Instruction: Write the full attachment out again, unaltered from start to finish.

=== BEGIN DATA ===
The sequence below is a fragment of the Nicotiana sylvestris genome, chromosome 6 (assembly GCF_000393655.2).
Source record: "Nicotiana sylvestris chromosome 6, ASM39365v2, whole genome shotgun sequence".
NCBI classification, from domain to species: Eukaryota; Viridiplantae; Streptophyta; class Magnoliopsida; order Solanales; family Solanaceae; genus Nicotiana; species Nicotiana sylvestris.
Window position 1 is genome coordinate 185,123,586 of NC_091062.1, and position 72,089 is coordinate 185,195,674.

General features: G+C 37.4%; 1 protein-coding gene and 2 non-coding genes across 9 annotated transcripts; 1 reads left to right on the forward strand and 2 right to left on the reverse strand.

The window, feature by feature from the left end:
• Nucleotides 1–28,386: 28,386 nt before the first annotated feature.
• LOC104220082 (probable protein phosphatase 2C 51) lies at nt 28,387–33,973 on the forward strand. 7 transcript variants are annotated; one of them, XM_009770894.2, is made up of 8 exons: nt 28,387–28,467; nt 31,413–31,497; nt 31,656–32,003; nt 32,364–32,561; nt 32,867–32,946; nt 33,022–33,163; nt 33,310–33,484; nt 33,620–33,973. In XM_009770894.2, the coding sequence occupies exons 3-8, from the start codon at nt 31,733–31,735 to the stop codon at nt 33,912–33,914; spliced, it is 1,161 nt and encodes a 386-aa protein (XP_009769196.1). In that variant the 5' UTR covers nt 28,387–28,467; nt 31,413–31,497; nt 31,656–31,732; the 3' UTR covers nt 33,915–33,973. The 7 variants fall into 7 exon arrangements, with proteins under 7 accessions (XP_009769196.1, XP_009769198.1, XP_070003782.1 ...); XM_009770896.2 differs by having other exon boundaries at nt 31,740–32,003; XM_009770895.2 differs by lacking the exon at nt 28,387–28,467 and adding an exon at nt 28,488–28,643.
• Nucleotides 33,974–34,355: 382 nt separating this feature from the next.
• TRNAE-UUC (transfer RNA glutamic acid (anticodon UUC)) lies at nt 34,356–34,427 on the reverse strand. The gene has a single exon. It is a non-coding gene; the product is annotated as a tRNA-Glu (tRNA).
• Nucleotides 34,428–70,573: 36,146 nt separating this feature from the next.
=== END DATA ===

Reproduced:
The sequence below is a fragment of the Nicotiana sylvestris genome, chromosome 6 (assembly GCF_000393655.2).
Source record: "Nicotiana sylvestris chromosome 6, ASM39365v2, whole genome shotgun sequence".
NCBI classification, from domain to species: Eukaryota; Viridiplantae; Streptophyta; class Magnoliopsida; order Solanales; family Solanaceae; genus Nicotiana; species Nicotiana sylvestris.
Window position 1 is genome coordinate 185,123,586 of NC_091062.1, and position 72,089 is coordinate 185,195,674.

General features: G+C 37.4%; 1 protein-coding gene and 2 non-coding genes across 9 annotated transcripts; 1 reads left to right on the forward strand and 2 right to left on the reverse strand.

The window, feature by feature from the left end:
• Nucleotides 1–28,386: 28,386 nt before the first annotated feature.
• LOC104220082 (probable protein phosphatase 2C 51) lies at nt 28,387–33,973 on the forward strand. 7 transcript variants are annotated; one of them, XM_009770894.2, is made up of 8 exons: nt 28,387–28,467; nt 31,413–31,497; nt 31,656–32,003; nt 32,364–32,561; nt 32,867–32,946; nt 33,022–33,163; nt 33,310–33,484; nt 33,620–33,973. In XM_009770894.2, the coding sequence occupies exons 3-8, from the start codon at nt 31,733–31,735 to the stop codon at nt 33,912–33,914; spliced, it is 1,161 nt and encodes a 386-aa protein (XP_009769196.1). In that variant the 5' UTR covers nt 28,387–28,467; nt 31,413–31,497; nt 31,656–31,732; the 3' UTR covers nt 33,915–33,973. The 7 variants fall into 7 exon arrangements, with proteins under 7 accessions (XP_009769196.1, XP_009769198.1, XP_070003782.1 ...); XM_009770896.2 differs by having other exon boundaries at nt 31,740–32,003; XM_009770895.2 differs by lacking the exon at nt 28,387–28,467 and adding an exon at nt 28,488–28,643.
• Nucleotides 33,974–34,355: 382 nt separating this feature from the next.
• TRNAE-UUC (transfer RNA glutamic acid (anticodon UUC)) lies at nt 34,356–34,427 on the reverse strand. The gene has a single exon. It is a non-coding gene; the product is annotated as a tRNA-Glu (tRNA).
• Nucleotides 34,428–70,573: 36,146 nt separating this feature from the next.